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  • Writer's pictureLuke Miller

The power of one

I am tired of the term ‘bully’ as I feel it is used way too flippantly these days. Someone gets pushed once on the playground and ‘bullied’ may be one of the first cries. 

Real bullying, including the persistent targeting of the vulnerable, although quite rare, does exist. In my career of teaching and child raising, I have only seen a few tangible examples of it, and several scenarios often involve the same ‘perpetrator’. 

Recently I heard a new set of stories regarding one of the rare ‘bullies’ that impacted my daughter’s life. While listening to the newest scenario, now involving a different victim, it was obvious that the passing of years had not diminished the bitterness, resentment or mean-spiritedness of this bully.

Selfishly, this latest story made me happy that my own daughter was no longer around this mean child, and simultaneously empathetic to the pain of the newest victim.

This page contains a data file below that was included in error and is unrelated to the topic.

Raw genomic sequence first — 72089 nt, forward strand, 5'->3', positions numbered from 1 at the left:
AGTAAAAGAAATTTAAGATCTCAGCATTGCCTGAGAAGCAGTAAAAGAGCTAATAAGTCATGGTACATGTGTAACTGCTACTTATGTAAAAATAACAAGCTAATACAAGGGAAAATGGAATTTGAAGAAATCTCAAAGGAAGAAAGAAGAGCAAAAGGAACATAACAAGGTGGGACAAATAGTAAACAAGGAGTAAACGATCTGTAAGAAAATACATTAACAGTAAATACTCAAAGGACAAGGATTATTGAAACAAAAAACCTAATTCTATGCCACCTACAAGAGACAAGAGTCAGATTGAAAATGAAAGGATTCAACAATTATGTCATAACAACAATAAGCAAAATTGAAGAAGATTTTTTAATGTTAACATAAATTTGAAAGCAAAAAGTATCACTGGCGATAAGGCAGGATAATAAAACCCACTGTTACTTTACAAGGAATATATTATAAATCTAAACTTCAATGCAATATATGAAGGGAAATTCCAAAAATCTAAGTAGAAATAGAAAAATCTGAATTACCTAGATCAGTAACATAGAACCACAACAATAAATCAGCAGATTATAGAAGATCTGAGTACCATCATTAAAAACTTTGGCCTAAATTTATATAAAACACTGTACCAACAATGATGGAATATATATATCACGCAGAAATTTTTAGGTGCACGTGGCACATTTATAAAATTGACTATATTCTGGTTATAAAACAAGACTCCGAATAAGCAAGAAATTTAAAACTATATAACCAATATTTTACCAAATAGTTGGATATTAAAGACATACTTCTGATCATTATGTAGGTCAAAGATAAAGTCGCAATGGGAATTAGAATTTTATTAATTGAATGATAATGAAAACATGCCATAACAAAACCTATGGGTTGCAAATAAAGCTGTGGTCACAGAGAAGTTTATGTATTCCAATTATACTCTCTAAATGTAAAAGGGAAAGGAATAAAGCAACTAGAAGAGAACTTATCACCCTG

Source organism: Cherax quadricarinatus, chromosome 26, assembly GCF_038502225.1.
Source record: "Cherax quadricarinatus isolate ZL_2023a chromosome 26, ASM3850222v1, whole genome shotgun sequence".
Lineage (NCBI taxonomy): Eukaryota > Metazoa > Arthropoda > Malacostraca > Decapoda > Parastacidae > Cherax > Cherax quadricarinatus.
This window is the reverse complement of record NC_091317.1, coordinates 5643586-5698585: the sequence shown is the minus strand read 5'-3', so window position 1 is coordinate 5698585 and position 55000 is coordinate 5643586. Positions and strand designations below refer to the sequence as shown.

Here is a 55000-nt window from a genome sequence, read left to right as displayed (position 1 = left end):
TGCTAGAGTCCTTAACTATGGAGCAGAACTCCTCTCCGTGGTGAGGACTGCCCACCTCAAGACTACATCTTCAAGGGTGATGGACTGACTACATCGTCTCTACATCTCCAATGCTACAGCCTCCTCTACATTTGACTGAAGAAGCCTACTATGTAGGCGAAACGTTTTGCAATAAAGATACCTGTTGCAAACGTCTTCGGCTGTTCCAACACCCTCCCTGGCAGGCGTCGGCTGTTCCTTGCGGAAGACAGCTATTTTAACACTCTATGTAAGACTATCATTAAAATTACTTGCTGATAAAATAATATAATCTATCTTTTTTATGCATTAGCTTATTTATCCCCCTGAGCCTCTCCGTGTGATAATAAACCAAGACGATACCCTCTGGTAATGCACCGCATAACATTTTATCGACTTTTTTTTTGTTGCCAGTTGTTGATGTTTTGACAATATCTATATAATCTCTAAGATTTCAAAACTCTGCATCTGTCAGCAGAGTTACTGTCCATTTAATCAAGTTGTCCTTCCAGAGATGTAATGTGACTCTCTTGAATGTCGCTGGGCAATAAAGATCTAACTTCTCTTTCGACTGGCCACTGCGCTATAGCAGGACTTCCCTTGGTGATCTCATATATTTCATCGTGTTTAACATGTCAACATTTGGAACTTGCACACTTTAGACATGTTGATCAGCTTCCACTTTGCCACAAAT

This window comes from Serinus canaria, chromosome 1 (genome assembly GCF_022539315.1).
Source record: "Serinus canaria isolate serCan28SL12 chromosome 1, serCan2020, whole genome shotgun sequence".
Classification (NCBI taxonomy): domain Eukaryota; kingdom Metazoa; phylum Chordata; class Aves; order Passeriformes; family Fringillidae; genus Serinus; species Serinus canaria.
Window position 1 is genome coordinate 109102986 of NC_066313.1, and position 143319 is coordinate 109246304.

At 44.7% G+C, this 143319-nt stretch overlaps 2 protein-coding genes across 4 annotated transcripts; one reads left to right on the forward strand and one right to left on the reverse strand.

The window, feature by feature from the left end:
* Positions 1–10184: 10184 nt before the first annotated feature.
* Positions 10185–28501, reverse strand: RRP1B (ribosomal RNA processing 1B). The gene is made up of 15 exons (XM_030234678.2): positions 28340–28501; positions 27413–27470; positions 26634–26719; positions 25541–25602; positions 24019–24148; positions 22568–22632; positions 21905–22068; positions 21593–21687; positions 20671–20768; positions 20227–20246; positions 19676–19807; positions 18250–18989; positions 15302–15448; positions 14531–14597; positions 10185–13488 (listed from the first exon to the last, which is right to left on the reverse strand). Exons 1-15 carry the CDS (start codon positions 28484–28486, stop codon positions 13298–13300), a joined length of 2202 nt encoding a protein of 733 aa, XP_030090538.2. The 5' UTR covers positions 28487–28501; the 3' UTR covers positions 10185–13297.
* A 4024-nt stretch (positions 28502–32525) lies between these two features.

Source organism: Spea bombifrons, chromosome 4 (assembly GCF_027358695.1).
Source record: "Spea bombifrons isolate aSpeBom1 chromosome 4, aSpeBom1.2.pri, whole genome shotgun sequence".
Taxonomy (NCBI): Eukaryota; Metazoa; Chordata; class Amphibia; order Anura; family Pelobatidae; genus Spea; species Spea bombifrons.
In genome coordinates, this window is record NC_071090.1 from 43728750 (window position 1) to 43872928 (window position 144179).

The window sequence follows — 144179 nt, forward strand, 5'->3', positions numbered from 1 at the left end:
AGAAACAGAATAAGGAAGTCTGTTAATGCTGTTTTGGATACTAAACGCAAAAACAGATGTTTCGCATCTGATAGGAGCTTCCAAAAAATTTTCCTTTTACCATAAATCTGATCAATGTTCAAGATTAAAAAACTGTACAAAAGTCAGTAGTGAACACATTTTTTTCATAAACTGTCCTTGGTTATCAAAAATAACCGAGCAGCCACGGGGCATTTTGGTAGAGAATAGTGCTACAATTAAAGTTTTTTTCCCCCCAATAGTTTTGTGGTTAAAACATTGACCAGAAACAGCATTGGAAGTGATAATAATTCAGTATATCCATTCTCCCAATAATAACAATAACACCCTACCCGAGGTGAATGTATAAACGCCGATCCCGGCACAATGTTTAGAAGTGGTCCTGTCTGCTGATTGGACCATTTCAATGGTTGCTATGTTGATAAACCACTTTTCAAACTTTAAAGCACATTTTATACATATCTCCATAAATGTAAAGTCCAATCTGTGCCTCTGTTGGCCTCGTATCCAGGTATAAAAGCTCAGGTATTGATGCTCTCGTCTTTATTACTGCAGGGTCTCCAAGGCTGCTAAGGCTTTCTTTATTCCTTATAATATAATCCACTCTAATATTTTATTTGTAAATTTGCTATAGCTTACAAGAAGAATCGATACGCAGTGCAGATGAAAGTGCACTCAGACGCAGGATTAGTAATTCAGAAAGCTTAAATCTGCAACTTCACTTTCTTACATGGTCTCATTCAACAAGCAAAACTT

As Karina and I reflected on the ridiculousness of the situation, I was reminded of an organizational psychology study that had adult teams attempting to accomplish a task together. Unbeknownst to the participants of the study, one ‘saboteur’ was planted within each team, and most of the time just one ‘bad apple’ was able to ruin the whole team outcome.

I carry this study as a reminder about how important it is to manage the environments in which we operate or lead, and to ensure that we don’t allow one person to bring down a team. 

Whether at school, work, or play, it is time to cull these social saboteurs. The lessons we glean about hardship, ‘thick skin’, and dealing with adversity, are not worth the toxicity that eventually implodes the environment.

Be unwavering in surrounding yourself with the best people, and relentless in culling the bad.

One person has the power to start a revolution, for good… or evil.

  • Now that’s a peak ethos.

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